The Quiller Memorandum: George Segal’s Dependable Grey Suit



The popularity of the spy genre in the 1960s brought us the 1966 film The Quiller Memorandum. The character Qullier was originally written by novelist Elleston Trevor—under the pseudonym Adam Hall—as a British agent in the 1965 novel The Berlin Memorandum. In The Quiller Memorandum he is an American played by American actor George Segal, but he is still working for the British.


The Quiller Memorandum has a few things in common with the James Bond series, including a John Barry score (which is very different from his Bond scores), a song sung by “From Russia With Love” singer Matt Monro, and a villain played by Max von Sydow (who played Blofed in the unofficial Bond film Never Say Never Again). Though the film is not especially unique or interesting, the main character is well-dressed in a Bond-like manner. Like Cary Grant does in North By Northwest, George Segal wears a single suit throughout almost the entire film. Only in the final scene of the film does Segal change his clothes. But unlike in Northwest By Northwest, the suit in The Quiller Memorandum never has a chance to get cleaned.


Though Quiller is an American in this film, the film was made in England and Germany, and George Segal is almost certainly wearing an English suit. Like Sean Connery’s Anthony Sinclair suits, Segal’s suit has an unassuming look that is perfect for a spy. The suit is tailored in a Bond-like lightweight medium grey pick-and-pick wool and has a similar cut to Sean Connery’s Anthony Sinclair suits, but with a few notable differences. The suits are similar in that jackets both button two and are cut with soft shoulders, roped sleeve heads, a full chest, a gently nipped waist and narrow lapels. Instead of the low button stance on Connery’s suit jackets, Segal’s suit jacket has a medium button stance.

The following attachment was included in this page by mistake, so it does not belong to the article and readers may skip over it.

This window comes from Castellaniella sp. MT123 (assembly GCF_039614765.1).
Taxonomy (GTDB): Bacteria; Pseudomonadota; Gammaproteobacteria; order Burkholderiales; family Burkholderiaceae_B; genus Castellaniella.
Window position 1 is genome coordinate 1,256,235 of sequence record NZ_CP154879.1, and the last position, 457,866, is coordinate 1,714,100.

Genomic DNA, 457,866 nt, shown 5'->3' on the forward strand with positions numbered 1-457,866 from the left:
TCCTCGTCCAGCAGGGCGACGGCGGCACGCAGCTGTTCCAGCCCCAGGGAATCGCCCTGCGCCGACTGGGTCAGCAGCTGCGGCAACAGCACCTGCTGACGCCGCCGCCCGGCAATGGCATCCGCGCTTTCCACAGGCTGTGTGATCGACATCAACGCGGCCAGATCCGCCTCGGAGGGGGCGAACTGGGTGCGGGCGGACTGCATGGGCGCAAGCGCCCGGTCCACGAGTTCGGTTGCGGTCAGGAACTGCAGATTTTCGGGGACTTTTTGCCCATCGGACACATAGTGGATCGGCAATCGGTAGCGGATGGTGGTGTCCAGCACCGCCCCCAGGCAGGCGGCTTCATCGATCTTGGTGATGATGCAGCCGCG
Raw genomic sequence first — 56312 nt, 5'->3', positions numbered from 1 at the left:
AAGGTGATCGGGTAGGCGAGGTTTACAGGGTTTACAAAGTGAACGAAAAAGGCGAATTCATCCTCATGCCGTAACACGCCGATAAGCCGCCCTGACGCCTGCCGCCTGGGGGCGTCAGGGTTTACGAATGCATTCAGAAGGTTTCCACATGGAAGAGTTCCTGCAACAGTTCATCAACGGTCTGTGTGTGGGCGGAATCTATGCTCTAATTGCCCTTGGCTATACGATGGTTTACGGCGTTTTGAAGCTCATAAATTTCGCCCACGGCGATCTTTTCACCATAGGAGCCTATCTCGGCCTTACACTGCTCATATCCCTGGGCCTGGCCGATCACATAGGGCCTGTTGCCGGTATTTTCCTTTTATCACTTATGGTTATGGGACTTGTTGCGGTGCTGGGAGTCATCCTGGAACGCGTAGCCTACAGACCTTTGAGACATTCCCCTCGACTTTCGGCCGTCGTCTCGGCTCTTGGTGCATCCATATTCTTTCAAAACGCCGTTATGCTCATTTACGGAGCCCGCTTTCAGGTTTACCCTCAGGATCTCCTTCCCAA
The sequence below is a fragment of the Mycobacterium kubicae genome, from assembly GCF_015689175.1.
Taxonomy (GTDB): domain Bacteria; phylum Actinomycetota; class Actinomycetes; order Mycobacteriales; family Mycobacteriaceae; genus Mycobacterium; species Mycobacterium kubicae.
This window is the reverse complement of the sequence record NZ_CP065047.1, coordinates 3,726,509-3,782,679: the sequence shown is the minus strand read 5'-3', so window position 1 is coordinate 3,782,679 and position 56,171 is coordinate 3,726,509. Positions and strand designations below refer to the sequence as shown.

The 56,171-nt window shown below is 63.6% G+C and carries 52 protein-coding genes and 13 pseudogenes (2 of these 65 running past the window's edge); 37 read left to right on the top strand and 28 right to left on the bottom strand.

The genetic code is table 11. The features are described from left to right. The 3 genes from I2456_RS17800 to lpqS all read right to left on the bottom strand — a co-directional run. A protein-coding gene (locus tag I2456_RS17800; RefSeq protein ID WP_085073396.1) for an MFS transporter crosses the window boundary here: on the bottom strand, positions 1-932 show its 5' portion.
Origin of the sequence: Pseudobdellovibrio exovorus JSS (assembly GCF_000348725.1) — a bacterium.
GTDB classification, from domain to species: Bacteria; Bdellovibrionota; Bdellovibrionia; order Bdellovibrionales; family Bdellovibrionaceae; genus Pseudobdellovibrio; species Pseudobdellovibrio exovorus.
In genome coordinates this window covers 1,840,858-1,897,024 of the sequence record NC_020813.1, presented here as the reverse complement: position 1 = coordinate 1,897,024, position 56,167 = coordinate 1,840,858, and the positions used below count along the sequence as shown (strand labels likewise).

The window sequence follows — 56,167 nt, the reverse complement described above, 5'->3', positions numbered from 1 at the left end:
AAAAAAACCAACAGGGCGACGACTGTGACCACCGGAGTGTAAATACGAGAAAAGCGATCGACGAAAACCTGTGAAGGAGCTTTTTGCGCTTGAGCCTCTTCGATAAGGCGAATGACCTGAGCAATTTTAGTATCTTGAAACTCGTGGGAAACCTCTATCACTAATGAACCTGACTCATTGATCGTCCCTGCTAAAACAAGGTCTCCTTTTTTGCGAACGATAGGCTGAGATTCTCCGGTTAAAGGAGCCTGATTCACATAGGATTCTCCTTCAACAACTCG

Segal’s suit jacket is cut with a slightly short length to reflect the contemporary trends, but the jacket is just long enough to cover his buttocks. It is detailed with jetted pockets, three cuff buttons and double vents. Black buttons contrast with the jacket. The suit trousers have an extended waistband with a hidden hook-and-eye closure, “Daks top” side adjusters with two buttons, slanted side pockets, front darts (positioned in front of the pockets) and straight legs with turn-ups.

Under the suit, Segal wears an ecru shirt with a point collar that has a lot of tie space, a front placket and rounded single-button cuffs. The cuff button is placed near the base of the cuff. The textured burgundy tie is very flattering to Segal’s warm spring complexion and blonde hair, and he ties it in a four-in-hand knot. Segal wears black lace-up shoes with his suit.